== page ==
The Year of the Red Rooster: industrious, outspoken, sharp-witted, and extravagant
Korea (as well as China, Vietnam, Laos, Singapore and other Asian countries) celebrate two New Year’s– one on Jan. 1 and the Lunar New Year celebration, which this year falls on January 28 of the Gregorian calendar, with the legal holiday in Korea from January 27 to January 30.
This year, 2017, is referred to as Jeongyunyeon (‘Jeong-‘ means ‘red’ and ‘-yu’ means a rooster) or “The Year of The Red (fire) Rooster.
Each lunar new year has an associated animal, as well as a related element like fire (red), water (black), earth (yellow), metal (white) and wood (blue), all which rotate over a 60-year cycle. Hence, Red (Fire) Rooster, or Black (Water) Snake, White (Metal) Dragon, etc.
It’s a great time to re-connect with Korean teams and friends. For your Korean colleagues (in Korea), you can wish them “Happy Lunar New Year” by phone, text, or email, by EOD on Wednesday, January 25 (so, Thursday AM in Korea, which is their last day in office prior to Holiday).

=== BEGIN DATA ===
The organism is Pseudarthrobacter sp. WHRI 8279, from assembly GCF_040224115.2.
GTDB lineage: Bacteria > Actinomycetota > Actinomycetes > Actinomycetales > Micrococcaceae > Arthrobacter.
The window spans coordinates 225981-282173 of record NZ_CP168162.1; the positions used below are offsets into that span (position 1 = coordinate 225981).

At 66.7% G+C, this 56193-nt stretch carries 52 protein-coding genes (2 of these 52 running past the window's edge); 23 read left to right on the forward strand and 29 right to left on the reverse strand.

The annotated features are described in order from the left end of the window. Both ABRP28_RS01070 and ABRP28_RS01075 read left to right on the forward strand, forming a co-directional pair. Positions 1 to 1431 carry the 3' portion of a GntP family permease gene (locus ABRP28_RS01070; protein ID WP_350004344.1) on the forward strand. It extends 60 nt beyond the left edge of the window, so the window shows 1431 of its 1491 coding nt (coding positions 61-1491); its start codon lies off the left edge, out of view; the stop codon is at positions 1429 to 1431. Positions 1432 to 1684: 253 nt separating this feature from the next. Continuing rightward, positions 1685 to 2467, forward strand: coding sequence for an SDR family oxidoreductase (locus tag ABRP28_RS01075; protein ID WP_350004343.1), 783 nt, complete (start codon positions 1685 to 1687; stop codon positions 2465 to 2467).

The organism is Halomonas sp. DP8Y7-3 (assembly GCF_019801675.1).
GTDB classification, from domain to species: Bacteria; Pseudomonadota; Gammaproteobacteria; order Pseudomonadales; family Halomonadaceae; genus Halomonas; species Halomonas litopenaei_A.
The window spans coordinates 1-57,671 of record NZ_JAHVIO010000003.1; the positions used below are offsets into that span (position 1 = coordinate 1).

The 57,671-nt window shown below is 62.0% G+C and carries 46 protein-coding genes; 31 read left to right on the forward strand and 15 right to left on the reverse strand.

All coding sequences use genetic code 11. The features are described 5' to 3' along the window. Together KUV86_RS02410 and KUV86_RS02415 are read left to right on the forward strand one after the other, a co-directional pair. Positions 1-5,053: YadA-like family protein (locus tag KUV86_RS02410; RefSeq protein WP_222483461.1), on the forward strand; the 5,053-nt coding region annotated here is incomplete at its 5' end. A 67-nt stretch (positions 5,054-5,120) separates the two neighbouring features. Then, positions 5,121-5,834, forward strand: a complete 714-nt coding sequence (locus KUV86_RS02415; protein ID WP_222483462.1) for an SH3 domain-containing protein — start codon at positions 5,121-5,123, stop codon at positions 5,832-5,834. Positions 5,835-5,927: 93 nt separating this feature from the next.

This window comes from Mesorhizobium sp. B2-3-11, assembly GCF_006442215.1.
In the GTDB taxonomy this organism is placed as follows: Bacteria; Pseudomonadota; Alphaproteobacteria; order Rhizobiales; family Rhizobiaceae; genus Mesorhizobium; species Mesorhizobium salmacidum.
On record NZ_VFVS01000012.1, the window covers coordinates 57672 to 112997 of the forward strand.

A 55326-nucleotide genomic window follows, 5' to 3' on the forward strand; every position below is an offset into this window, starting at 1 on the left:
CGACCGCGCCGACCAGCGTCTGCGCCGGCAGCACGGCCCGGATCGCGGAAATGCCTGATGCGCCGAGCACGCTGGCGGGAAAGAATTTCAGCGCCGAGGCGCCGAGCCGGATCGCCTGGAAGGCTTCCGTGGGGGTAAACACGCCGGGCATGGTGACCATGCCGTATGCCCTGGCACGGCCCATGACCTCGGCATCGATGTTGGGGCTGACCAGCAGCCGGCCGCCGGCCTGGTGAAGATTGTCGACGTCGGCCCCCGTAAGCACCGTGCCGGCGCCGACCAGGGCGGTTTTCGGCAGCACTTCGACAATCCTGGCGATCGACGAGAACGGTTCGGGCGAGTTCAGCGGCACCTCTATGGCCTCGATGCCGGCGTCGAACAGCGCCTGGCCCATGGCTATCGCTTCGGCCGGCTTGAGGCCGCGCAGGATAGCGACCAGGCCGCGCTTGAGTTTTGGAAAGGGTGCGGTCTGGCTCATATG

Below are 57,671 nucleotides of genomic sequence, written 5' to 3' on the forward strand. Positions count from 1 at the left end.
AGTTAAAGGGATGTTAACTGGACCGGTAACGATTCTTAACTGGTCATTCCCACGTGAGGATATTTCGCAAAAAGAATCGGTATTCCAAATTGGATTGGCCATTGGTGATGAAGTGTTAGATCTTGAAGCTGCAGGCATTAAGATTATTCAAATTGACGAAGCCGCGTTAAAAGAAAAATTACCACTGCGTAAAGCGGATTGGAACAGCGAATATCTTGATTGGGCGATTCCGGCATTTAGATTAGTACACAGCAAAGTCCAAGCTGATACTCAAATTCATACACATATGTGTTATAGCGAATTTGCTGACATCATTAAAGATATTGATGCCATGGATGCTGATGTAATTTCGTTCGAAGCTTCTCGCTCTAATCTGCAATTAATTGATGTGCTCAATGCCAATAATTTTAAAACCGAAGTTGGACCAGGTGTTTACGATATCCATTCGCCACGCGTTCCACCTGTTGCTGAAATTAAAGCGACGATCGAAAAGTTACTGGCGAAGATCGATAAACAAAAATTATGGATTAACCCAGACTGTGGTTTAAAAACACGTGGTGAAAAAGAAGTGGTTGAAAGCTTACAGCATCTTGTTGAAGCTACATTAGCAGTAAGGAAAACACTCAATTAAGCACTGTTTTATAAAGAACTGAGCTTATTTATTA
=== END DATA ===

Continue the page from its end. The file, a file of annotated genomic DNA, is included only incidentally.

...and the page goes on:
BTW Korean companies have Monday off, too.
For expat Koreans (as well as and ethnic Asians from China, Vietnam, and Laos) in your local operations, you can wish then Happy Lunar New Year on Friday, January 27 EOD before the holiday.
For Koreans, here is the formal greeting–Sae hae bok mani ba deu say yo.
You may recall we use the same greeting for the Holidays and New Years… ☺
Give it a try. You will find it will be greatly appreciated.
Questions, comments, thoughts?